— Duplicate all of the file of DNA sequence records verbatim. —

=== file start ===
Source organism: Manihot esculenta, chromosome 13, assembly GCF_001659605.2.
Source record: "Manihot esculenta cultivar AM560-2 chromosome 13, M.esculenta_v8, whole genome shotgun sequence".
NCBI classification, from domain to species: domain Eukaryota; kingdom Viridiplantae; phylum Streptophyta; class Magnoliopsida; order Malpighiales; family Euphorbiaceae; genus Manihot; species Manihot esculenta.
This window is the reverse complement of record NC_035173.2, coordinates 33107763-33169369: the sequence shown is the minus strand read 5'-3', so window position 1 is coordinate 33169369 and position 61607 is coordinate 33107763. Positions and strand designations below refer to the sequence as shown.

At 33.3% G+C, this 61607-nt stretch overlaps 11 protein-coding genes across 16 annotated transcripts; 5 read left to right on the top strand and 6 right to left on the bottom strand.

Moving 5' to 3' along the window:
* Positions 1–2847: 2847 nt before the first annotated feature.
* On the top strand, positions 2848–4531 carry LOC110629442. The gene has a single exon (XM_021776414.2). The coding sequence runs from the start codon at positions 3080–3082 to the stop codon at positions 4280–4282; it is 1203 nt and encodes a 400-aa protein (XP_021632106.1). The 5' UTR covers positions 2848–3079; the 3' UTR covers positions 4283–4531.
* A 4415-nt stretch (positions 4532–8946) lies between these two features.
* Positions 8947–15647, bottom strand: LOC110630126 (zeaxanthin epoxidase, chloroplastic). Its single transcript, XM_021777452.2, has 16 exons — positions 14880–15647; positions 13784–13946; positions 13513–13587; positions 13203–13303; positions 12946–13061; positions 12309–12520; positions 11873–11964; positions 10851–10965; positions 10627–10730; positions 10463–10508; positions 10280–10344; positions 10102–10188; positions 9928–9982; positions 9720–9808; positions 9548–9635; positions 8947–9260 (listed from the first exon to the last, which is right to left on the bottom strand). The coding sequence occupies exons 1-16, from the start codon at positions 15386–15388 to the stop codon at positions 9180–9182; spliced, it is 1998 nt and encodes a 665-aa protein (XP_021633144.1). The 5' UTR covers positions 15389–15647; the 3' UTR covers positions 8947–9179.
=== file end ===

Source organism: Manihot esculenta, chromosome 13, assembly GCF_001659605.2.
Source record: "Manihot esculenta cultivar AM560-2 chromosome 13, M.esculenta_v8, whole genome shotgun sequence".
NCBI classification, from domain to species: domain Eukaryota; kingdom Viridiplantae; phylum Streptophyta; class Magnoliopsida; order Malpighiales; family Euphorbiaceae; genus Manihot; species Manihot esculenta.
This window is the reverse complement of record NC_035173.2, coordinates 33107763-33169369: the sequence shown is the minus strand read 5'-3', so window position 1 is coordinate 33169369 and position 61607 is coordinate 33107763. Positions and strand designations below refer to the sequence as shown.

At 33.3% G+C, this 61607-nt stretch overlaps 11 protein-coding genes across 16 annotated transcripts; 5 read left to right on the top strand and 6 right to left on the bottom strand.

Moving 5' to 3' along the window:
* Positions 1–2847: 2847 nt before the first annotated feature.
* On the top strand, positions 2848–4531 carry LOC110629442. The gene has a single exon (XM_021776414.2). The coding sequence runs from the start codon at positions 3080–3082 to the stop codon at positions 4280–4282; it is 1203 nt and encodes a 400-aa protein (XP_021632106.1). The 5' UTR covers positions 2848–3079; the 3' UTR covers positions 4283–4531.
* A 4415-nt stretch (positions 4532–8946) lies between these two features.
* Positions 8947–15647, bottom strand: LOC110630126 (zeaxanthin epoxidase, chloroplastic). Its single transcript, XM_021777452.2, has 16 exons — positions 14880–15647; positions 13784–13946; positions 13513–13587; positions 13203–13303; positions 12946–13061; positions 12309–12520; positions 11873–11964; positions 10851–10965; positions 10627–10730; positions 10463–10508; positions 10280–10344; positions 10102–10188; positions 9928–9982; positions 9720–9808; positions 9548–9635; positions 8947–9260 (listed from the first exon to the last, which is right to left on the bottom strand). The coding sequence occupies exons 1-16, from the start codon at positions 15386–15388 to the stop codon at positions 9180–9182; spliced, it is 1998 nt and encodes a 665-aa protein (XP_021633144.1). The 5' UTR covers positions 15389–15647; the 3' UTR covers positions 8947–9179.